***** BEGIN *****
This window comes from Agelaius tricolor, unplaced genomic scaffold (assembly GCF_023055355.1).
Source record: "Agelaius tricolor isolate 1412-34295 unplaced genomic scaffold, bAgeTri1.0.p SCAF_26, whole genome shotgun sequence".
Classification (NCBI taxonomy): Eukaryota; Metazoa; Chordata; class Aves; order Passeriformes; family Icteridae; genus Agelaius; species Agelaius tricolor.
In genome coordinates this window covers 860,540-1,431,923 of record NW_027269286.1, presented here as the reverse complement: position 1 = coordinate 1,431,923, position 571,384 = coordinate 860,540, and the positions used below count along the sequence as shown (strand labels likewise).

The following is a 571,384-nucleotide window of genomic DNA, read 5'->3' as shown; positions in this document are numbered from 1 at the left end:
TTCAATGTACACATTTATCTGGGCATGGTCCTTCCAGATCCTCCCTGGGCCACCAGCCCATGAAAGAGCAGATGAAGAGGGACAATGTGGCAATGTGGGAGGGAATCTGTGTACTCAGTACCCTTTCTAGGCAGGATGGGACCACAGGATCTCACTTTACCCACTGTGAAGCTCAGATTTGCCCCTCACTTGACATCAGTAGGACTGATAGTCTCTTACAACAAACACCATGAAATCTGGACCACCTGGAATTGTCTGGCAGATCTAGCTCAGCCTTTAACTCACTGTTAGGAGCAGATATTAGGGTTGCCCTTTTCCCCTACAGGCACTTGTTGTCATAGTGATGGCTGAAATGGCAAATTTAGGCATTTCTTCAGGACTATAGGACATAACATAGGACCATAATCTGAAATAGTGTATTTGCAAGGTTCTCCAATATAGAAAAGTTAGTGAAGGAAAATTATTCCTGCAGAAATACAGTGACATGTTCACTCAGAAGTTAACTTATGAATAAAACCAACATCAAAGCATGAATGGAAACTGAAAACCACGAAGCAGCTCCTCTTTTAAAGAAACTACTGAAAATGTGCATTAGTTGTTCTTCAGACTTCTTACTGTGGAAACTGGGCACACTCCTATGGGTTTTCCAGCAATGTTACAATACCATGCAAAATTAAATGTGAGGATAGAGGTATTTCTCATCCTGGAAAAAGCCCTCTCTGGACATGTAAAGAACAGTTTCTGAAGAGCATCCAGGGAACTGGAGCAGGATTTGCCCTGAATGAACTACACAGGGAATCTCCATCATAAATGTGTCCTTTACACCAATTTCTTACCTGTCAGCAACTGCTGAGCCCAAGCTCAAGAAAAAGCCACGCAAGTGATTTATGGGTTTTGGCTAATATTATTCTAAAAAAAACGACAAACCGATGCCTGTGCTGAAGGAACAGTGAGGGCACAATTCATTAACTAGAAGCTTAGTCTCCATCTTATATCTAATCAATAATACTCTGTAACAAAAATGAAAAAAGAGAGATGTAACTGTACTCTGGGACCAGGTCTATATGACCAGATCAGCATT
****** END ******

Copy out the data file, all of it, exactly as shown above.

This window comes from Agelaius tricolor, unplaced genomic scaffold (assembly GCF_023055355.1).
Source record: "Agelaius tricolor isolate 1412-34295 unplaced genomic scaffold, bAgeTri1.0.p SCAF_26, whole genome shotgun sequence".
Classification (NCBI taxonomy): Eukaryota; Metazoa; Chordata; class Aves; order Passeriformes; family Icteridae; genus Agelaius; species Agelaius tricolor.
In genome coordinates this window covers 860,540-1,431,923 of record NW_027269286.1, presented here as the reverse complement: position 1 = coordinate 1,431,923, position 571,384 = coordinate 860,540, and the positions used below count along the sequence as shown (strand labels likewise).

The following is a 571,384-nucleotide window of genomic DNA, read 5'->3' as shown; positions in this document are numbered from 1 at the left end:
TTCAATGTACACATTTATCTGGGCATGGTCCTTCCAGATCCTCCCTGGGCCACCAGCCCATGAAAGAGCAGATGAAGAGGGACAATGTGGCAATGTGGGAGGGAATCTGTGTACTCAGTACCCTTTCTAGGCAGGATGGGACCACAGGATCTCACTTTACCCACTGTGAAGCTCAGATTTGCCCCTCACTTGACATCAGTAGGACTGATAGTCTCTTACAACAAACACCATGAAATCTGGACCACCTGGAATTGTCTGGCAGATCTAGCTCAGCCTTTAACTCACTGTTAGGAGCAGATATTAGGGTTGCCCTTTTCCCCTACAGGCACTTGTTGTCATAGTGATGGCTGAAATGGCAAATTTAGGCATTTCTTCAGGACTATAGGACATAACATAGGACCATAATCTGAAATAGTGTATTTGCAAGGTTCTCCAATATAGAAAAGTTAGTGAAGGAAAATTATTCCTGCAGAAATACAGTGACATGTTCACTCAGAAGTTAACTTATGAATAAAACCAACATCAAAGCATGAATGGAAACTGAAAACCACGAAGCAGCTCCTCTTTTAAAGAAACTACTGAAAATGTGCATTAGTTGTTCTTCAGACTTCTTACTGTGGAAACTGGGCACACTCCTATGGGTTTTCCAGCAATGTTACAATACCATGCAAAATTAAATGTGAGGATAGAGGTATTTCTCATCCTGGAAAAAGCCCTCTCTGGACATGTAAAGAACAGTTTCTGAAGAGCATCCAGGGAACTGGAGCAGGATTTGCCCTGAATGAACTACACAGGGAATCTCCATCATAAATGTGTCCTTTACACCAATTTCTTACCTGTCAGCAACTGCTGAGCCCAAGCTCAAGAAAAAGCCACGCAAGTGATTTATGGGTTTTGGCTAATATTATTCTAAAAAAAACGACAAACCGATGCCTGTGCTGAAGGAACAGTGAGGGCACAATTCATTAACTAGAAGCTTAGTCTCCATCTTATATCTAATCAATAATACTCTGTAACAAAAATGAAAAAAGAGAGATGTAACTGTACTCTGGGACCAGGTCTATATGACCAGATCAGCATT